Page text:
“Yeah, I’m going to be honest,” declared Walker. “I didn’t hit many good shots today and, with that one, I was just so angry. I’d just been duffing it round the whole way and thought, ‘I’m just going to hit this right at hole’.

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“And I just hit it absolutely perfectly - the strike, flight, just exactly how I imagined it. It looked like it bounced and trickled into the hole - absolutely perfect. One of few good ones today.”

Having managed to get the anger he felt on Friday night after being infuriated by slow play out of his system, the 27-year-old started with back-to-back birdies before repeating the feat at the 12th, where the owner was sitting in a buggy at the back of the green as he spun his approach back down a slope to three feet, and 13th.

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He then found a bush after tugging his tee shot at the short 14th, but, after taking a penalty drop, even the game’s greatest magicians would have admired the chip that allowed him to limit the spillage to just one shot.

“That was one of the best up and downs I’ve ever made,” admitted Walker of using the bank to take the sting out of his chip and miraculously get it to a couple of feet. “I was actually a bit angry that the guy found my ball in the bush as I’d hit my provisional into ten feet and I was like ‘oh no’ when the first one was found. To get up and down, though, was brilliant.”

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German Maximillian Schmitt is the player now sitting 20th in the projected positions heading into what will be a nerve-wracking final round, with Walker’s parents, Eric and Rhona, having, understandably so, grown more anxious than they were earlier in the week as they follow him round.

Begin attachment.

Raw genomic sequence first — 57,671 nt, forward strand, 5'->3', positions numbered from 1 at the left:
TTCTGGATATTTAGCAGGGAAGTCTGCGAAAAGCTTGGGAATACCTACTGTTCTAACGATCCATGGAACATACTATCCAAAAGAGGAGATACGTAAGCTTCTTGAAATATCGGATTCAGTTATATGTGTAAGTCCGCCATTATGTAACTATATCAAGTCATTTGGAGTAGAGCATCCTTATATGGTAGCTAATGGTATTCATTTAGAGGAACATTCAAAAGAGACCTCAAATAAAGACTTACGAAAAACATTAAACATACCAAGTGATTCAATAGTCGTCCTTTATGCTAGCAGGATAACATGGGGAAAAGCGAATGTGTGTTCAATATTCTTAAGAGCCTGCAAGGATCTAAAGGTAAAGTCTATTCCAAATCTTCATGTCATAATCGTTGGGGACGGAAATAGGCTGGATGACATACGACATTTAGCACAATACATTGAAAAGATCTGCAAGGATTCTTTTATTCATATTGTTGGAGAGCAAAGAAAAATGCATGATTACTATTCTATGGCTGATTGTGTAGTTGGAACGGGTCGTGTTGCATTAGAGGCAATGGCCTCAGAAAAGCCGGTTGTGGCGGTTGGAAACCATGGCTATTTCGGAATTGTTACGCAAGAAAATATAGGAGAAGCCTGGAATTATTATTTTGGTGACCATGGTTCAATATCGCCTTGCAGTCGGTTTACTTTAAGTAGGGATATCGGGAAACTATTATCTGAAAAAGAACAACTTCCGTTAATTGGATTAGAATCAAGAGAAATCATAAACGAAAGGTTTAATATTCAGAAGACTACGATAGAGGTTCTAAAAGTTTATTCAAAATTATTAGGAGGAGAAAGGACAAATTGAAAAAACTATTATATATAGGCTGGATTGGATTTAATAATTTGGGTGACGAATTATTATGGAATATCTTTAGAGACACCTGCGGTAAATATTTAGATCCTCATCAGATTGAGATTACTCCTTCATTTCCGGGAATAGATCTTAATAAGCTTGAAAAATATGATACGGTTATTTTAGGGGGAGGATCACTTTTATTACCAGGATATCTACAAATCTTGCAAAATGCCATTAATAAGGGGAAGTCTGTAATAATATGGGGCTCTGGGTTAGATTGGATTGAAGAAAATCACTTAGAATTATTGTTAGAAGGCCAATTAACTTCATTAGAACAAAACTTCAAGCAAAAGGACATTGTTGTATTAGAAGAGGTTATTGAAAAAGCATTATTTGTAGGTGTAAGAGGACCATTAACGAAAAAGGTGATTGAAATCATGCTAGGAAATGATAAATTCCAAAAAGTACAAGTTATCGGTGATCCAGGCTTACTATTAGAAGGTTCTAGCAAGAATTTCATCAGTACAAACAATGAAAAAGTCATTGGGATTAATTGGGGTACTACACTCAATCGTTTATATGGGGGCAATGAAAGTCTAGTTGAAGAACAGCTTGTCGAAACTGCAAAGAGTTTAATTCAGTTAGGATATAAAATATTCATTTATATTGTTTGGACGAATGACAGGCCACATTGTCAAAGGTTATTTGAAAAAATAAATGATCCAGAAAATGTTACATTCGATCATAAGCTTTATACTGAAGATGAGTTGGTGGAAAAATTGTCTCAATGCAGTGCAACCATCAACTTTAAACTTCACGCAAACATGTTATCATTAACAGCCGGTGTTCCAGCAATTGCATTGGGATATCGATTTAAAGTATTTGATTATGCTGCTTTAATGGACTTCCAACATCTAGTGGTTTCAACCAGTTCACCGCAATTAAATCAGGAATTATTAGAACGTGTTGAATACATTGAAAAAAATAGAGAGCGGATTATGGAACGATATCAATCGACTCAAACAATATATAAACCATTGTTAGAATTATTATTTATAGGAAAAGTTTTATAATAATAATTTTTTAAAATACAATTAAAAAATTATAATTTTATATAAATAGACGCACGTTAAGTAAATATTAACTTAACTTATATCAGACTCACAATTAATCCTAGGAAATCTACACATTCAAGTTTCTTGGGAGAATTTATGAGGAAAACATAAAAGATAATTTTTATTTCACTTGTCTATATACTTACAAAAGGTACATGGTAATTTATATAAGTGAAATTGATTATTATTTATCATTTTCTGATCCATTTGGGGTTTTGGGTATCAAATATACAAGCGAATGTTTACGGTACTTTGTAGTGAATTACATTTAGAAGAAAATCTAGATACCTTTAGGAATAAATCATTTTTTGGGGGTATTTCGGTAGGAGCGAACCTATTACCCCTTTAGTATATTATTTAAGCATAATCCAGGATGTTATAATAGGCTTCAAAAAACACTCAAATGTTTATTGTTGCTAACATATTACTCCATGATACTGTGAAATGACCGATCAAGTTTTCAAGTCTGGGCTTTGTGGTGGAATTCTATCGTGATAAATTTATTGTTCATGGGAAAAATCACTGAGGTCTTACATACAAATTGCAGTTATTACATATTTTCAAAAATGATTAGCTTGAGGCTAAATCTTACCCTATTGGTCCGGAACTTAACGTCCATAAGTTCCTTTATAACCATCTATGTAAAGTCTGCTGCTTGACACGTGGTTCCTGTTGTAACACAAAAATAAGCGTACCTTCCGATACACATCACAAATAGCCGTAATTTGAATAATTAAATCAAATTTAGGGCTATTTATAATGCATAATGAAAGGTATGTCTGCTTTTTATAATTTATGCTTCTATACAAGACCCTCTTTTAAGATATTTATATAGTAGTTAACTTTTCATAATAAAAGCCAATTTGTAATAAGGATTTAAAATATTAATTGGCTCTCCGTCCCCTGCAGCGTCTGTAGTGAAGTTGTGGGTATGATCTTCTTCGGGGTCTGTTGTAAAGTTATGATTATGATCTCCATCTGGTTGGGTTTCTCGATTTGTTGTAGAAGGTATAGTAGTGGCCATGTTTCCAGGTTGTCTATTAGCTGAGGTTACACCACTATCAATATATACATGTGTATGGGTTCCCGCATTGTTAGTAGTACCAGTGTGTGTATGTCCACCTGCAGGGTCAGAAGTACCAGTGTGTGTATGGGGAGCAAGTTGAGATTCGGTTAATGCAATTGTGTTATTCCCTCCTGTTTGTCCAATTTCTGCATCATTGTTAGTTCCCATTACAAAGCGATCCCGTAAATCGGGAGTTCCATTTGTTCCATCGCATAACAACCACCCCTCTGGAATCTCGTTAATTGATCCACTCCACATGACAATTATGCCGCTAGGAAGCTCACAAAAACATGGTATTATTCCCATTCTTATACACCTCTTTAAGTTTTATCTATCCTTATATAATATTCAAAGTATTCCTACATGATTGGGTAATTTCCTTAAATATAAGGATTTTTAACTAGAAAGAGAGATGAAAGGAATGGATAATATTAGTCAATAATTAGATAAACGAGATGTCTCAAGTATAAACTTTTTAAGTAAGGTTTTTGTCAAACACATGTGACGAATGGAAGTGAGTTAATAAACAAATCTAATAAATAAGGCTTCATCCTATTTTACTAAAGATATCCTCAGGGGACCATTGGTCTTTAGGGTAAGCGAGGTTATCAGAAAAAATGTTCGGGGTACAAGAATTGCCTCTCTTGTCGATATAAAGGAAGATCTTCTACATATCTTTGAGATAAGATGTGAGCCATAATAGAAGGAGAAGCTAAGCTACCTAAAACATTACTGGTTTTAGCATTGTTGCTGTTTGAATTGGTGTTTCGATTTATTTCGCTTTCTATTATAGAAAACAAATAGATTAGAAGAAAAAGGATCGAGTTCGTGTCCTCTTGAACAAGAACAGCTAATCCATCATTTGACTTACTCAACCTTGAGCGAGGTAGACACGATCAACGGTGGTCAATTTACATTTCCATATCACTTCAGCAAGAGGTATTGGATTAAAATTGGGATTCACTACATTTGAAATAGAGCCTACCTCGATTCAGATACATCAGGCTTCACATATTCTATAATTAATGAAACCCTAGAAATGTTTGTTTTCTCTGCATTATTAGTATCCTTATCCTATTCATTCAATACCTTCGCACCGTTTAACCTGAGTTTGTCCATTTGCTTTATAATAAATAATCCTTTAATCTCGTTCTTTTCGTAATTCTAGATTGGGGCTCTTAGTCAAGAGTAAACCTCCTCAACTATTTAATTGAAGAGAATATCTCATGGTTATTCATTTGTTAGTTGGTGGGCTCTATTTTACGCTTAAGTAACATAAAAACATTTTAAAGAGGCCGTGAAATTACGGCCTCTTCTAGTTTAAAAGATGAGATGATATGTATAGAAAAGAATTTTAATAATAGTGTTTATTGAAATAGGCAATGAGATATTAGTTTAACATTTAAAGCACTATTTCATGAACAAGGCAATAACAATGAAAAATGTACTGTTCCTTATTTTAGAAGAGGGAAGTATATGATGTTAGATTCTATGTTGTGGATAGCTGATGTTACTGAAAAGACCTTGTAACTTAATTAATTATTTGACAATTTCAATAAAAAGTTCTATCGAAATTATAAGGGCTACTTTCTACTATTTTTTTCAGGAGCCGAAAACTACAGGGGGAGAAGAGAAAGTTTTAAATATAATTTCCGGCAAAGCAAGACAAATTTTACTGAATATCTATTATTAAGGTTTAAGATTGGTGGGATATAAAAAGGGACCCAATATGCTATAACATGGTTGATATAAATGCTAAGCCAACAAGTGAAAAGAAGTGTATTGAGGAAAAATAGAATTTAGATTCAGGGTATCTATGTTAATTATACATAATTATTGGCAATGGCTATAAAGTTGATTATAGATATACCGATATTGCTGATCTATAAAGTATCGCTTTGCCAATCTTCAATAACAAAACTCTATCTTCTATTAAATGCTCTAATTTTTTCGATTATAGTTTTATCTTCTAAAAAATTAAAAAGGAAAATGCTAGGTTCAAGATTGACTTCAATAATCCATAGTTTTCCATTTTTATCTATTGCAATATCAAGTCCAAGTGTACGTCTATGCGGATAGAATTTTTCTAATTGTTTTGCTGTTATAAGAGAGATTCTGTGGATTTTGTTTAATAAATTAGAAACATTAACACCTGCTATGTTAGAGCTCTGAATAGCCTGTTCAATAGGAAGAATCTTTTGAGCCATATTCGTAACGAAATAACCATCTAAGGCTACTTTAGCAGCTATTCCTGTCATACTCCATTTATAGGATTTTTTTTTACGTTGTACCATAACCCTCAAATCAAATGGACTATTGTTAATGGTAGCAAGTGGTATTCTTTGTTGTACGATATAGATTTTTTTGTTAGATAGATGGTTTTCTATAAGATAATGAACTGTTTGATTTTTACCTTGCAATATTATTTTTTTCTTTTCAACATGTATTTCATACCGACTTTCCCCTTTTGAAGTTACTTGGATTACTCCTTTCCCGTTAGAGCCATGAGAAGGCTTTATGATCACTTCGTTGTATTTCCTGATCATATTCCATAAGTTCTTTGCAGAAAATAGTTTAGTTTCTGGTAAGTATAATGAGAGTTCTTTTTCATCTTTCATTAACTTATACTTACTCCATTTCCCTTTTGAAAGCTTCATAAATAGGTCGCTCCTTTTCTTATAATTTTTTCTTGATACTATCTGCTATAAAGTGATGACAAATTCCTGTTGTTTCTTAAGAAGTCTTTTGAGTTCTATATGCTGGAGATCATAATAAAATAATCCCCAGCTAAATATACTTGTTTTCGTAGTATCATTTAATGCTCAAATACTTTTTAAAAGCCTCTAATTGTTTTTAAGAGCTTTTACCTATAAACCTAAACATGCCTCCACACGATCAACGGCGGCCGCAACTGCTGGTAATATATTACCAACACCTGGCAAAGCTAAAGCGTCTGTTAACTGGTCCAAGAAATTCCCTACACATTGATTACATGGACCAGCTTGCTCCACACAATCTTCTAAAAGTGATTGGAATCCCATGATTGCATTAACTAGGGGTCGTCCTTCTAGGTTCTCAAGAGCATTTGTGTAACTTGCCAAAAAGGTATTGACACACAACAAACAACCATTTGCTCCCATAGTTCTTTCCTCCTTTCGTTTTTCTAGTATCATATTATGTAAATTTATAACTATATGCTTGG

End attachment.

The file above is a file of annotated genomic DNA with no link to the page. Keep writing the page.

“I’m really proud of my season overall,” said the man hitting the shots and hoping he can end it with one of those 20 coveted top-tour cards in his hands. “I’ve come back right from the brink of barely being able to golf at all earlier on this year. One more round to go tomorrow and I’ve just got to give it everything I can.”

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Walker, who has Edinburgh man Tim Poyser on his bag, was heading to the range to give himself the best possible chance of stepping on that first tee on Sunday in the season’s climax feeling entirely happy about his game, as had been the case as he opened with a polished 68.

“Just try and get it on the fairway. That worked so well in the first round. I was in the fairway and on the green and I’ve just got to try and do that,” he said in pretty simplistic terms. “If I’m going to give myself any chance tomorrow, I need to try and find something on the range tonight.”

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Kimsey, who was among around 15 players who came into the week knowing their cards were secured, started with a double-bogey 6 but bounced back with seven birdies to card a 66, which was matched by Easton as he stormed home in 31 to catapult himself up 31 spots to seventh in the standings.